• Focusing on your sensory input — maybe listening to music, petting an animal, or even smelling a certain candle or aroma helps to relieve your stress.
  • Practice a grounding exercise, such as sitting in a chair and feeling your feet on the floor and your back against the chair.
  • Allowing yourself to reflect on your emotions and feel them without judgment. 

 

4. Make Healthy Choices

A healthy body means a healthy mind, and a healthy mind is going to have a much better time coping with stress and anxiety than an unhealthy one.

 

So, to best help yourself recover from the trauma you have experienced, make sure you are:

  • Getting enough sleep. Try to go to bed and wake up at the same time every day to allow your body to create a stable and restful natural rhythm.
  • Eating a well-balanced diet. This will help your body to stay healthy as well as make sure that you have the energy that you need to get through the day.
  • Avoiding alcohol and drugs. These can worsen the trauma symptoms you are feeling and lead to increased isolation, anxiety, and depression.
  • Trying relaxation techniques such as yoga, deep breathing, meditation, or even activities or hobbies that you enjoy.

 

When to Get Professional Help

Working through trauma can be terrifying, and everyone has their own processes and amounts of time that it takes to heal. But if you are noticing that it has been a long time and you have not been able to relax or recover, seeking professional help might be the next best step. Especially in the case of the COVID-19 pandemic — which has eased up but not completely disappeared — it can be incredibly useful to speak with a licensed therapist and get some personal guidance on how to best relieve the pent-up anxieties and stress that you are experiencing.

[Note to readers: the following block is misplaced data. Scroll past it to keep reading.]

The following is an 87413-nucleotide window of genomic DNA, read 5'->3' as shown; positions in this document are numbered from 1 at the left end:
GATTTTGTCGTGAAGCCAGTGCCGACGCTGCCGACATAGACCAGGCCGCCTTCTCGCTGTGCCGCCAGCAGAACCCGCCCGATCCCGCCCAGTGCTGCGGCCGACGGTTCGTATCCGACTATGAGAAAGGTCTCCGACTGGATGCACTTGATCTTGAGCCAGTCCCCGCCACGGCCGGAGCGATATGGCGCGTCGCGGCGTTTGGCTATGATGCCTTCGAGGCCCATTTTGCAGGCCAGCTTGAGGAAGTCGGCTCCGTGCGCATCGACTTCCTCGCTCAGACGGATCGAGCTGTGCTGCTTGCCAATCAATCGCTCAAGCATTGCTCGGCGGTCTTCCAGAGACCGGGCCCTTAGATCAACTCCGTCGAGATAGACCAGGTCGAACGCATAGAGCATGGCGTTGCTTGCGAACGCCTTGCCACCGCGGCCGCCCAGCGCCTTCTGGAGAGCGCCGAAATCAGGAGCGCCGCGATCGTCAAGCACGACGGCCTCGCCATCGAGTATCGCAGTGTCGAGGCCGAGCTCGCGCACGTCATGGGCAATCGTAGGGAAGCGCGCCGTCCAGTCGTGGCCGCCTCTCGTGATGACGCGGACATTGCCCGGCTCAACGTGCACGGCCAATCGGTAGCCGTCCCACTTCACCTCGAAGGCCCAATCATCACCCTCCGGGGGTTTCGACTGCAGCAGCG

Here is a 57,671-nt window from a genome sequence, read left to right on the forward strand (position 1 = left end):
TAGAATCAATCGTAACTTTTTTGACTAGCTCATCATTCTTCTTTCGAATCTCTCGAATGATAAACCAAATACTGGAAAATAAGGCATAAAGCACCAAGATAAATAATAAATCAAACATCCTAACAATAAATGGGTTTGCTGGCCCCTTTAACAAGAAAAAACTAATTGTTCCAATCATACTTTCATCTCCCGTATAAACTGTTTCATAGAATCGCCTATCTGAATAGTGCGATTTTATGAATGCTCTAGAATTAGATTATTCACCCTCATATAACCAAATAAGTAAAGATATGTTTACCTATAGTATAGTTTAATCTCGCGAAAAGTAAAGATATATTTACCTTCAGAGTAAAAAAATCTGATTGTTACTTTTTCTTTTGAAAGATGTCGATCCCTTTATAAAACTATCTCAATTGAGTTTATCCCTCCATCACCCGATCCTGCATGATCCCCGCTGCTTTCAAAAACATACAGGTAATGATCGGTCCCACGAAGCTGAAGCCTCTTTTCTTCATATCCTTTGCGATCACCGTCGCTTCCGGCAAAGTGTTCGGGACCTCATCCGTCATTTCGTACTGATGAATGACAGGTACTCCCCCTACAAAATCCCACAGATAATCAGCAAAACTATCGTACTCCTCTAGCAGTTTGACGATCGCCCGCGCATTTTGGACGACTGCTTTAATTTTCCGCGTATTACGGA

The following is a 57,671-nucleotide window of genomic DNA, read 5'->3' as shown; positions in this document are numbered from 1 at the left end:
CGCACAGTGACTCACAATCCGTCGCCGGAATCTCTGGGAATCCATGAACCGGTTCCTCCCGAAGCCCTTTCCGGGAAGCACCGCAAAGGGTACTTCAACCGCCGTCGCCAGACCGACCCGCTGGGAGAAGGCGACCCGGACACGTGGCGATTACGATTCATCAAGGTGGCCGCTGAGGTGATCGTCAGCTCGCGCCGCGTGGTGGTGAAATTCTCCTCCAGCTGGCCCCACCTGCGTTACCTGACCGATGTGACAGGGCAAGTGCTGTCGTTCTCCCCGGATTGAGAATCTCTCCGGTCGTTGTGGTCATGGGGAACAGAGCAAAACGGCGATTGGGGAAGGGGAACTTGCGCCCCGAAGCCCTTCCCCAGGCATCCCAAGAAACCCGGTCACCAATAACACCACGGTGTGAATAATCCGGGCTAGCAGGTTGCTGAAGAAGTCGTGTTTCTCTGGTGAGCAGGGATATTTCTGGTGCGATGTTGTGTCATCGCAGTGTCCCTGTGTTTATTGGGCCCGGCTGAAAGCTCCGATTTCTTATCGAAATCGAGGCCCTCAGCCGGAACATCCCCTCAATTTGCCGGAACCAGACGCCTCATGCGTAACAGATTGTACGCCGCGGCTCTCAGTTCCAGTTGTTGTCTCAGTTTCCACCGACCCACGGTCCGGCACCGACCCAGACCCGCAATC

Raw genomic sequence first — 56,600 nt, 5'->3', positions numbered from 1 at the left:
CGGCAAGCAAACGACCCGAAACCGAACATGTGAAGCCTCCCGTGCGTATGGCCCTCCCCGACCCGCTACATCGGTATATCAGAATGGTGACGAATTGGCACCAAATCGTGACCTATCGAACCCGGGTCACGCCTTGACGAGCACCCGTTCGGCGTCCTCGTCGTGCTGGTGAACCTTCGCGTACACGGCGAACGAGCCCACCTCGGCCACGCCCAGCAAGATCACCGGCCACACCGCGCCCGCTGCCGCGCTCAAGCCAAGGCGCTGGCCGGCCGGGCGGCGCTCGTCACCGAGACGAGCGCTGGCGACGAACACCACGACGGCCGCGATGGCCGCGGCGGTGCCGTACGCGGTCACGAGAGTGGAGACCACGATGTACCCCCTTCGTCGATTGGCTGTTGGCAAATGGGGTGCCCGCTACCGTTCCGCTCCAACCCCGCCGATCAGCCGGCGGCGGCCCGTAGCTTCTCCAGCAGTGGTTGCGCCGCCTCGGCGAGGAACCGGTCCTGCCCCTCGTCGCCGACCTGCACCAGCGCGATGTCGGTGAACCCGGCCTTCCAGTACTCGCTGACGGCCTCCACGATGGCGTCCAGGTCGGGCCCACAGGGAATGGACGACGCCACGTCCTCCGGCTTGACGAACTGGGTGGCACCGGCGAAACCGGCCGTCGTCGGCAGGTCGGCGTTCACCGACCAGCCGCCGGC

It may be a good idea to seek professional help if you are experiencing…

  • Trouble with your daily tasks — at work or at home.
  • Severe fear, anxiety, depression.
  • Unsatisfying relationships or the collapse of relationships.
  • Avoidance of anything that reminds you of the trauma.
  • Emotional numbness or a disconnect from the world around you.
  • Increased reliance on drugs or alcohol.


Whether you’ve noticed some of these symptoms in yourself and you’re looking for some personalized guidance on how to heal from your pandemic-related trauma healthily, or you are simply wanting some guidance on how to cope with your new “normal” that has come about due to the events of these past few years, therapy can be a great option. Please don’t hesitate to reach out to us at Love Heal Grow to schedule an appointment and begin (or continue) your healing process.